far we all had come.

By late September of the school year, most of the children had settled into Center PM and could say good-bye to loved ones for the afternoon. But some children were still entering reluctantly, tears on their faces and adamantly opposing any attempts by their parents to leave their sight, let alone the classroom. As we teachers struggled for the words to help these children feel comfortable and secure, we realized that in most cases we and the children’s parents also faced a communication challenge because of a language barrier. For any child, learning to say good-bye is daunting enough; for these children that task was complicated by being left with teachers who did not speak the same words as their loved ones, words they had been surrounded with and taught from birth. Their fear and even rage were understandable.

The inspiration for a language project came from an experience Teacher Mary Munday had that caused us to reflect on the communication challenges faced by children adjusting to the program. In March, Mary attended a presentation on multicultural songs and activities at the annual conference of the California Association for the Education of Young Children. She returned to teach the Center PM children a song about saying “hello” in any language. The children responded to the song with noted attentiveness at story time. In the days that followed, children, parents, and teachers collaborated to form a list of greetings in different languages that we could learn together in the song. The children’s eager concentration and competence at learning new words, combined with Bing’s multicultural, multilingual community, encouraged us to extend the study of languages.

The project mostly took place in the classroom’s language/literacy area and then at story time. The class’s older children often take a special interest in writing, but this spring our study of languages significantly sharpened their focus. Many children spent extended time forming letters and, with the help of a teacher, worked hard at writing out each new greeting we learned and the names of the different languages. As they learned to count in different languages, they were also eager to write these new words down. One girl, whose family speaks mostly Korean at home, can now easily count to ten in French and took the time to write down the French words repeatedly. (We teachers were always excited about what the children could teach us about languages, but please do not ask me if I’m now biligual!) The children were also fascinated with Chinese characters and words they represent, using their growing fine motor skills to replicate the characters with pen and paper.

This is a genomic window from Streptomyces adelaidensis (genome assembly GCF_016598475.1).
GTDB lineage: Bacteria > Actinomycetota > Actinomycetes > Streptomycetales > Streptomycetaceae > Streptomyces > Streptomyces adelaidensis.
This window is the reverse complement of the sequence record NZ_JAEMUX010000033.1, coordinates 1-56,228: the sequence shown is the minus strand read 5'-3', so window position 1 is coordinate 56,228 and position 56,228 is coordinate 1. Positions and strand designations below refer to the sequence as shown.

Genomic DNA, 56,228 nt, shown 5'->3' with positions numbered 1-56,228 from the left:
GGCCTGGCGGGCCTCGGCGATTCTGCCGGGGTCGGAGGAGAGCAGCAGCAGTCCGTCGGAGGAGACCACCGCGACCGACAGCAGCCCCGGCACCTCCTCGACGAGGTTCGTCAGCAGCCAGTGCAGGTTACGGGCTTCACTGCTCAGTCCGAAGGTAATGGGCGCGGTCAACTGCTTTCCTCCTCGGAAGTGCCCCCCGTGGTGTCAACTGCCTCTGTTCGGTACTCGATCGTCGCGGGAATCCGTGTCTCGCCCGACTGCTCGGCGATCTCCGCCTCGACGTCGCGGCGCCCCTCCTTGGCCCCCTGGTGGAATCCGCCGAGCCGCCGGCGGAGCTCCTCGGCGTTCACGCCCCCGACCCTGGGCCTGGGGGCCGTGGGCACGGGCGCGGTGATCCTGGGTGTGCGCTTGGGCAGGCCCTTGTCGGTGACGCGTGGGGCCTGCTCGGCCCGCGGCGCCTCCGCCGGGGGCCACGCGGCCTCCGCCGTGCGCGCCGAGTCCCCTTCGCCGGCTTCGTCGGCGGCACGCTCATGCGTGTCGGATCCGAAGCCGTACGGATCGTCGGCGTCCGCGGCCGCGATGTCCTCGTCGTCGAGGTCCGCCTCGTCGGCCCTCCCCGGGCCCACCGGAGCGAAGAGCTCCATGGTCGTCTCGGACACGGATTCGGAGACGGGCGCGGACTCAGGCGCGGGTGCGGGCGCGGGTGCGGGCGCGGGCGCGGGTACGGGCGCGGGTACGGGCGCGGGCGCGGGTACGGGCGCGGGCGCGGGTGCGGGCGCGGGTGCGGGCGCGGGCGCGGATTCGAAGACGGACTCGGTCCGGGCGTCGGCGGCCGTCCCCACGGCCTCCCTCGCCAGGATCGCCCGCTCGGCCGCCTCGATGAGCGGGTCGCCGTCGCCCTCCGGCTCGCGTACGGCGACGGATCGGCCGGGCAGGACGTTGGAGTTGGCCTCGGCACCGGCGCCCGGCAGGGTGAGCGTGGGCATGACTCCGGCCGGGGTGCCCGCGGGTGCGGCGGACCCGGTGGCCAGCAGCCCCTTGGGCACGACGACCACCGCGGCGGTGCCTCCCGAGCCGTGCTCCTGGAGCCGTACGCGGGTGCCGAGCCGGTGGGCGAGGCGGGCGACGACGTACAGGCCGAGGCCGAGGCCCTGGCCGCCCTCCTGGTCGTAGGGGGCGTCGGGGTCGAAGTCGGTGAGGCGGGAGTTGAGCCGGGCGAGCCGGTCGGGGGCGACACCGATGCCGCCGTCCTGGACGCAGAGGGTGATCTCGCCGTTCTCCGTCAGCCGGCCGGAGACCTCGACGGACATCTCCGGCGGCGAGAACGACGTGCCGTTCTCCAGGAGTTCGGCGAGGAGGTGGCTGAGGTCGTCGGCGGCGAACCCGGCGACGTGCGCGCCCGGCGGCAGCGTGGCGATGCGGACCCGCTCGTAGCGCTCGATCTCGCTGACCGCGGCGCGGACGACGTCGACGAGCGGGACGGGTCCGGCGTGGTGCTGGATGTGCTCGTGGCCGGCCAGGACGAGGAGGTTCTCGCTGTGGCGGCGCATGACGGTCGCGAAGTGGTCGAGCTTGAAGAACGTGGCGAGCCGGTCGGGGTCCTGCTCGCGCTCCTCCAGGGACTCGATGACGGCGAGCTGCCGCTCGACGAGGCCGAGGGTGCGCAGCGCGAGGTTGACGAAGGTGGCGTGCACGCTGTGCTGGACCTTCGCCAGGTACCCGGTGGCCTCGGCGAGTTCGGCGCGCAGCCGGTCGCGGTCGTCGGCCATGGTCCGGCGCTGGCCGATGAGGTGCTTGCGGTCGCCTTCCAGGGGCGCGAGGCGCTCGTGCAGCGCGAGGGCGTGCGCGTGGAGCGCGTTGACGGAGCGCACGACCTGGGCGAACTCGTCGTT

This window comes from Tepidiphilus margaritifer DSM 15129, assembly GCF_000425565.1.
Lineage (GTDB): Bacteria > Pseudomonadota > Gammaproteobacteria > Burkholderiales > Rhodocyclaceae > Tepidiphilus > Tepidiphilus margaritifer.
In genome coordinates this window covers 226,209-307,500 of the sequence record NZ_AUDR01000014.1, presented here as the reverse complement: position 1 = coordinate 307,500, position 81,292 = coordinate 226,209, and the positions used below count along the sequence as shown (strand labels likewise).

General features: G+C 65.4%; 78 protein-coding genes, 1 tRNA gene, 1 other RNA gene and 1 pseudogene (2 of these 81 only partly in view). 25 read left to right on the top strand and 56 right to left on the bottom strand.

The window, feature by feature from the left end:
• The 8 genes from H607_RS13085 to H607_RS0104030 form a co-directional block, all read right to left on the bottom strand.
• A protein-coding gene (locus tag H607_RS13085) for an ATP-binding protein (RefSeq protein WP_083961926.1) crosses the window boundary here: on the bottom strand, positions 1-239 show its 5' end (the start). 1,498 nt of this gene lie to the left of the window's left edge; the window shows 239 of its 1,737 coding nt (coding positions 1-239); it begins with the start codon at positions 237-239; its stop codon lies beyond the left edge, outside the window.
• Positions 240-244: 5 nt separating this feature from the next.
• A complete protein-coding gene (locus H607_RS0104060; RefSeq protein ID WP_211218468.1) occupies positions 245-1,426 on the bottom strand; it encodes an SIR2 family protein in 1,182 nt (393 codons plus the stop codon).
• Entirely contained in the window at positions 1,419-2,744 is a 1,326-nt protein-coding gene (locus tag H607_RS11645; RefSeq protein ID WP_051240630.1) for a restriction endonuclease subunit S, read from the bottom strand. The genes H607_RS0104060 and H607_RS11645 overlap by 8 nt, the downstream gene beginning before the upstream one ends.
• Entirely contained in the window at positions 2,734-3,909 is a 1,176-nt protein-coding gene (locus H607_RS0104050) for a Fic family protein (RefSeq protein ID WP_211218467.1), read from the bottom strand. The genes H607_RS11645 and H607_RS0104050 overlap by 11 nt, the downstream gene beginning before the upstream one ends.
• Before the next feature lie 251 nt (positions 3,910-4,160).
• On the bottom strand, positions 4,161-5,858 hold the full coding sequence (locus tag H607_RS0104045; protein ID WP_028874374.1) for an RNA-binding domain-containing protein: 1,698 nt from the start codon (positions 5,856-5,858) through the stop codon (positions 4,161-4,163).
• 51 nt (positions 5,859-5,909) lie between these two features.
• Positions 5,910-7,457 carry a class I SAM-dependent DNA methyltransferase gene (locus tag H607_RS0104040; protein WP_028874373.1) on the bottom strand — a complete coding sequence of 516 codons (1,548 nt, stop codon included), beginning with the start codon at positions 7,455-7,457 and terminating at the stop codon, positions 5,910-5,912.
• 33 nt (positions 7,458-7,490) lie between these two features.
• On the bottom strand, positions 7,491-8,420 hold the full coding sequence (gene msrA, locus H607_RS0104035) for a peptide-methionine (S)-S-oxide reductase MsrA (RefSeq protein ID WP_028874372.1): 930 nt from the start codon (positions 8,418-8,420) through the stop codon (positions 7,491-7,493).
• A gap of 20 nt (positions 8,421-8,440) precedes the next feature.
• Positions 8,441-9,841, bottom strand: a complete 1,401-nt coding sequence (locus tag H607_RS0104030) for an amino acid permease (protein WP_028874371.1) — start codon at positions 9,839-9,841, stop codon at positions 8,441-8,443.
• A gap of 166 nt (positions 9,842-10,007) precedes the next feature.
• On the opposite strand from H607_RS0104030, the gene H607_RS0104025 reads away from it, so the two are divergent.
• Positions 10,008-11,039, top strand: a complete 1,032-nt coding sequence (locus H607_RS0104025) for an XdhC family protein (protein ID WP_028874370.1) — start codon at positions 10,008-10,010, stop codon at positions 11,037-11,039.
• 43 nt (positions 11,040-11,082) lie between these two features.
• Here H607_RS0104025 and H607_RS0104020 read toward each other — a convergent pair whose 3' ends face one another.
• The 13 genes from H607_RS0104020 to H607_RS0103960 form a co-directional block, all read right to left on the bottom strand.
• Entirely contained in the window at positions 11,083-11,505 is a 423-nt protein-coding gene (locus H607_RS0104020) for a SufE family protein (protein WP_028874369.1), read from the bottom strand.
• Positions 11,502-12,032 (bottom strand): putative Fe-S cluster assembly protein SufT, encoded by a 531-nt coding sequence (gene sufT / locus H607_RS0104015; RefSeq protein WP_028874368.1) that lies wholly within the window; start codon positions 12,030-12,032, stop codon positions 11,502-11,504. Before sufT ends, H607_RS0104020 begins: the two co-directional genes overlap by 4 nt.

At story time each day, we sang songs in different languages and read several stories incorpo-rating different languages. But the most meaningful and treasured moments of story time and perhaps of our entire language study and school year were the many visits from parents who, with their children, taught us words and phrases, counting, and songs in a language familiar to them. Some of the songs were then repeated at successive story times, helping to keep the focus on language and to bind our classroom community through shared learning experiences. The significance of the visits for our study and our classroom showed in the face of the children who stood next to their mothers or fathers and helped to teach the language of their homes.

In the last few weeks of the school year, we rounded out our language project by focusing on sign language. Again, the children were visibly attentive to these lessons and were eager to mimic the signs with their own hands and fingers. This part of the project encouraged us all to think more deeply about language and its importance in our lives. Having looked at sign language for a few weeks, we asked children why we have languages. Andrew responded, “I think I know why we have languages because you need things to say. Because there’s lots to talk about.” Another boy, Aaron Peter, with younger siblings in his home, was aware of the pragmatic function of language: “It helps people know what you want.” Christopher was even more specific: “So they know if there’s a party, or if there’s a festival.”

This in-depth exploration of languages certainly taught words, phrases, and songs and more abstractly showed that our world is filled with different languages and that language is a fundamental part of the human experience. Most importantly, though, it helped us create an inclusive environment: instead of feeling self-conscious or wary of the languages that make up our classroom community, we learned to appreciate the differences and learn from each other. Last fall, a Korean-speaking woman was one of the parents struggling with her child’s reluctance to separate. This spring, the same woman, smiling ear to ear, sat on the floor with the children and joined in a song that was likely a part of her own childhood. Her face said how far we all had come.